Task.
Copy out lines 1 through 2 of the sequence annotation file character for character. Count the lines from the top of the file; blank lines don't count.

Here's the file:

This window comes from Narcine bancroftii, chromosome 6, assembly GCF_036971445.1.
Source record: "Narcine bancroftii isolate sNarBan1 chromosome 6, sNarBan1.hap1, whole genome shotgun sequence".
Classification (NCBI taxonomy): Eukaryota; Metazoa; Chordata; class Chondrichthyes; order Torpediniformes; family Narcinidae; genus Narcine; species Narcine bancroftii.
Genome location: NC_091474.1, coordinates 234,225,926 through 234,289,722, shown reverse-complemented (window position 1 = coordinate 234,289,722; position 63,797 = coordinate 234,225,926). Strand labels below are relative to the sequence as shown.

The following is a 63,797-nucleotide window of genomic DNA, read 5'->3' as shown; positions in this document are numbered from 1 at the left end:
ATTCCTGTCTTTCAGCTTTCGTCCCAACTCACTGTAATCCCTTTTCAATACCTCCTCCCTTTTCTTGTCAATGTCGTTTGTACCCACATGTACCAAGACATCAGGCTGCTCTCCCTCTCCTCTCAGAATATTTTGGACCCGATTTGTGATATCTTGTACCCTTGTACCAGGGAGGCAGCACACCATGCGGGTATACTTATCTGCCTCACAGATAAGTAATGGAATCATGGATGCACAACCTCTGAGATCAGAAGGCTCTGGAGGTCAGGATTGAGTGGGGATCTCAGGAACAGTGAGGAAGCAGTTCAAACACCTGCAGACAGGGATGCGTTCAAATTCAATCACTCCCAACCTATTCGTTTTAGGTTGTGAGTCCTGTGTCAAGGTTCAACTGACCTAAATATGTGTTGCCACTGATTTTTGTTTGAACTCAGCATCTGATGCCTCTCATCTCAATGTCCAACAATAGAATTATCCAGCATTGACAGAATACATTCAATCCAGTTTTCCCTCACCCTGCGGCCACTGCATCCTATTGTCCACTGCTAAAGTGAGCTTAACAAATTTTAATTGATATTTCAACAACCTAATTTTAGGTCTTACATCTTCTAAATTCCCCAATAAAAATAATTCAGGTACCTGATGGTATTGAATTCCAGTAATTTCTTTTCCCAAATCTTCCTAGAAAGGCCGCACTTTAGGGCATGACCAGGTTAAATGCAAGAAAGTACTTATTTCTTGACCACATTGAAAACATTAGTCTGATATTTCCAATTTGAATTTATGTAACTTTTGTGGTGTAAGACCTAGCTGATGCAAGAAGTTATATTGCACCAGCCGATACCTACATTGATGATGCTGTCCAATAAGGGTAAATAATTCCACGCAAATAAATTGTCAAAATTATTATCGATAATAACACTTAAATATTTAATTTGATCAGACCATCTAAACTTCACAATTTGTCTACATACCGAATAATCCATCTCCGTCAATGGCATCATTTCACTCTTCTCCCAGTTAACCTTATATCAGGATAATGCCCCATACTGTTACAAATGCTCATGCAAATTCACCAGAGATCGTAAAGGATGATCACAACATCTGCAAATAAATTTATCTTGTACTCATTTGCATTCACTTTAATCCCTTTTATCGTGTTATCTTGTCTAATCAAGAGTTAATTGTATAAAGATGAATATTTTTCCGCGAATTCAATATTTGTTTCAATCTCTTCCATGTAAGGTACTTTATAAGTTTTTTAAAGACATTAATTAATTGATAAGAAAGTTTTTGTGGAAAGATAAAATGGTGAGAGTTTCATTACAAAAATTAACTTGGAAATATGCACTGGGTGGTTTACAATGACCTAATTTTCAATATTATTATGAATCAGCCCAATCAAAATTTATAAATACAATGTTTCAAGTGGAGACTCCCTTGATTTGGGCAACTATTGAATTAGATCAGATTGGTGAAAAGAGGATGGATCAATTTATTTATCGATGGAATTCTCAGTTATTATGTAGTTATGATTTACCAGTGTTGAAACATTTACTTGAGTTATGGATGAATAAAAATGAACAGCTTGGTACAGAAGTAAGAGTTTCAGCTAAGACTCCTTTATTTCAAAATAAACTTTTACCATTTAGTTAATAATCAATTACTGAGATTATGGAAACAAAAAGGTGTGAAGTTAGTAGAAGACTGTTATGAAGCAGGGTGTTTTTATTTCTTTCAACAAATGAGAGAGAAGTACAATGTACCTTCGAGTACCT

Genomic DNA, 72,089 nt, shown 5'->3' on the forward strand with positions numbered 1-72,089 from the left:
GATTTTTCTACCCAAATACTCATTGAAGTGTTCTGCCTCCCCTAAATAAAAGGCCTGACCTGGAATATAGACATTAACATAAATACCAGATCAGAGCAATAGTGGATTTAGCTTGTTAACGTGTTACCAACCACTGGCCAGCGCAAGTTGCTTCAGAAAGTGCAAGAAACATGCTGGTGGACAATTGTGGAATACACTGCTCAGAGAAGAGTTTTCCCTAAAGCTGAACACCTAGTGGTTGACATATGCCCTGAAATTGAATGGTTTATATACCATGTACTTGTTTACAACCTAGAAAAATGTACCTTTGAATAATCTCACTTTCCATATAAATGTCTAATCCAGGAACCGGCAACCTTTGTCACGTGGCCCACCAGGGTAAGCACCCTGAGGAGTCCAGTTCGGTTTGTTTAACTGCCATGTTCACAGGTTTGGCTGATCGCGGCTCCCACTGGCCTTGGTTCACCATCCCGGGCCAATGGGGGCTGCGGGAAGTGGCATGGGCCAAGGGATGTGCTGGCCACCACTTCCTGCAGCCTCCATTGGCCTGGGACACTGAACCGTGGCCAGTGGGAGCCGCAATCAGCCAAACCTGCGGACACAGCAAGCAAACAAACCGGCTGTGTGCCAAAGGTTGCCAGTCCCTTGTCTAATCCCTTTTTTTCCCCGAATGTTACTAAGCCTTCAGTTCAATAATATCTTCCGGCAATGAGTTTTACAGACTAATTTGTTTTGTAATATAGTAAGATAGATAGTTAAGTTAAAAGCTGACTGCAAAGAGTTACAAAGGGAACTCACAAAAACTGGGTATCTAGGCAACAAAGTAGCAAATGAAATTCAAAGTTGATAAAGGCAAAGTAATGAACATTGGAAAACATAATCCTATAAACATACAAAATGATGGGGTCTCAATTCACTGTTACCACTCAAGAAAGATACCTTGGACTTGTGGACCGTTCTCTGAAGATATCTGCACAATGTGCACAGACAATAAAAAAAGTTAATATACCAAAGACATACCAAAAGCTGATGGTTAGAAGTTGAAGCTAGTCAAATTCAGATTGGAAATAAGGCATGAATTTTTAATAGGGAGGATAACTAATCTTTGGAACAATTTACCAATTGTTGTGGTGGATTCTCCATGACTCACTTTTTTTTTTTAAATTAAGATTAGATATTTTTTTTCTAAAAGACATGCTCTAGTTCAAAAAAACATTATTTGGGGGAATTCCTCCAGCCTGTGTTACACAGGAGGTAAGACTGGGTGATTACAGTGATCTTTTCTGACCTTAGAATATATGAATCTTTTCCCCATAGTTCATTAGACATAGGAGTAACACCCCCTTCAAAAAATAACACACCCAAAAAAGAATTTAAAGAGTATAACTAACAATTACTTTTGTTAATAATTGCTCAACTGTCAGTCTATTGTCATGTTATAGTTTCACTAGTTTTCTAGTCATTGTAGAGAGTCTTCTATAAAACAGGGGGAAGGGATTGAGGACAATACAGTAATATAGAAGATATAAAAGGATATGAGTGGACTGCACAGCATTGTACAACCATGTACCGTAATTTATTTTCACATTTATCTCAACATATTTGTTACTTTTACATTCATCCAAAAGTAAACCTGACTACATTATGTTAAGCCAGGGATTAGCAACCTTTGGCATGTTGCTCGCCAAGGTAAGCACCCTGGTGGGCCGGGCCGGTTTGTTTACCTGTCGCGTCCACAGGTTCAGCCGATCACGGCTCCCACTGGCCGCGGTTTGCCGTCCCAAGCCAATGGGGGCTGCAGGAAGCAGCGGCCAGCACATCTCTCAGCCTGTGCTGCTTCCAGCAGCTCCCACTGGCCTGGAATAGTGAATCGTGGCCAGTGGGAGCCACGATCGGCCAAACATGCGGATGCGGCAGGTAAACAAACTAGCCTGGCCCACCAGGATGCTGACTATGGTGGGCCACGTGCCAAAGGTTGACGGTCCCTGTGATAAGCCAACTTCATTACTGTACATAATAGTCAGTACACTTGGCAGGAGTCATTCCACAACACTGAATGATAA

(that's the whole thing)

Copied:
This window comes from Narcine bancroftii, chromosome 6, assembly GCF_036971445.1.
Source record: "Narcine bancroftii isolate sNarBan1 chromosome 6, sNarBan1.hap1, whole genome shotgun sequence".